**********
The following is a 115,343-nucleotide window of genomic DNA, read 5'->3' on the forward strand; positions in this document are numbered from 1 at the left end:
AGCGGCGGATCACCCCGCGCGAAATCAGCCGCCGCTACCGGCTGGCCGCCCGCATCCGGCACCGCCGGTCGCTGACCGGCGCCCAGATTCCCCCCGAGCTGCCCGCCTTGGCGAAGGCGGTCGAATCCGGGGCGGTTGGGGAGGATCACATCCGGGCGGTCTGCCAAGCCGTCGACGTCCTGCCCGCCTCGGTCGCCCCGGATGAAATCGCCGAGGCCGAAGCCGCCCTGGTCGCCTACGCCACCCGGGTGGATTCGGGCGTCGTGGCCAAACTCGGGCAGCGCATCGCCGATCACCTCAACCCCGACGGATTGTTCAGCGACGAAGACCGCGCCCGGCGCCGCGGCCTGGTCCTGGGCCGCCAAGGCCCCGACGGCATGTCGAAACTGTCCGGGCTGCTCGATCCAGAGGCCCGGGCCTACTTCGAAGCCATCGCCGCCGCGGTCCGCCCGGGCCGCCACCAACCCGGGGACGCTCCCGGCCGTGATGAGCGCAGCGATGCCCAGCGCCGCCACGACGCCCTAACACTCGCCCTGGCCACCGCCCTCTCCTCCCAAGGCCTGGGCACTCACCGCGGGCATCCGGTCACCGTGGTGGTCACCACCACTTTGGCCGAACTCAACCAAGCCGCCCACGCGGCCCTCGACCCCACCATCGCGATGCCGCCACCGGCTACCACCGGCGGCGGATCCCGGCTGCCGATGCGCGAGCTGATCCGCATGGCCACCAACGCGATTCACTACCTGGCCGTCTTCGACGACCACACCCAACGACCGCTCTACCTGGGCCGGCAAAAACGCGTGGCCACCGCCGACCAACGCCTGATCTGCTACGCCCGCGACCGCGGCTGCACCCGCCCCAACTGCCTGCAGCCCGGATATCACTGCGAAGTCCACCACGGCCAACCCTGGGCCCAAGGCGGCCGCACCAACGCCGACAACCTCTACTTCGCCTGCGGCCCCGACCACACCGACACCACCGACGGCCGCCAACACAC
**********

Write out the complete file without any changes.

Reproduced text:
The following is a 115,343-nucleotide window of genomic DNA, read 5'->3' on the forward strand; positions in this document are numbered from 1 at the left end:
AGCGGCGGATCACCCCGCGCGAAATCAGCCGCCGCTACCGGCTGGCCGCCCGCATCCGGCACCGCCGGTCGCTGACCGGCGCCCAGATTCCCCCCGAGCTGCCCGCCTTGGCGAAGGCGGTCGAATCCGGGGCGGTTGGGGAGGATCACATCCGGGCGGTCTGCCAAGCCGTCGACGTCCTGCCCGCCTCGGTCGCCCCGGATGAAATCGCCGAGGCCGAAGCCGCCCTGGTCGCCTACGCCACCCGGGTGGATTCGGGCGTCGTGGCCAAACTCGGGCAGCGCATCGCCGATCACCTCAACCCCGACGGATTGTTCAGCGACGAAGACCGCGCCCGGCGCCGCGGCCTGGTCCTGGGCCGCCAAGGCCCCGACGGCATGTCGAAACTGTCCGGGCTGCTCGATCCAGAGGCCCGGGCCTACTTCGAAGCCATCGCCGCCGCGGTCCGCCCGGGCCGCCACCAACCCGGGGACGCTCCCGGCCGTGATGAGCGCAGCGATGCCCAGCGCCGCCACGACGCCCTAACACTCGCCCTGGCCACCGCCCTCTCCTCCCAAGGCCTGGGCACTCACCGCGGGCATCCGGTCACCGTGGTGGTCACCACCACTTTGGCCGAACTCAACCAAGCCGCCCACGCGGCCCTCGACCCCACCATCGCGATGCCGCCACCGGCTACCACCGGCGGCGGATCCCGGCTGCCGATGCGCGAGCTGATCCGCATGGCCACCAACGCGATTCACTACCTGGCCGTCTTCGACGACCACACCCAACGACCGCTCTACCTGGGCCGGCAAAAACGCGTGGCCACCGCCGACCAACGCCTGATCTGCTACGCCCGCGACCGCGGCTGCACCCGCCCCAACTGCCTGCAGCCCGGATATCACTGCGAAGTCCACCACGGCCAACCCTGGGCCCAAGGCGGCCGCACCAACGCCGACAACCTCTACTTCGCCTGCGGCCCCGACCACACCGACACCACCGACGGCCGCCAACACAC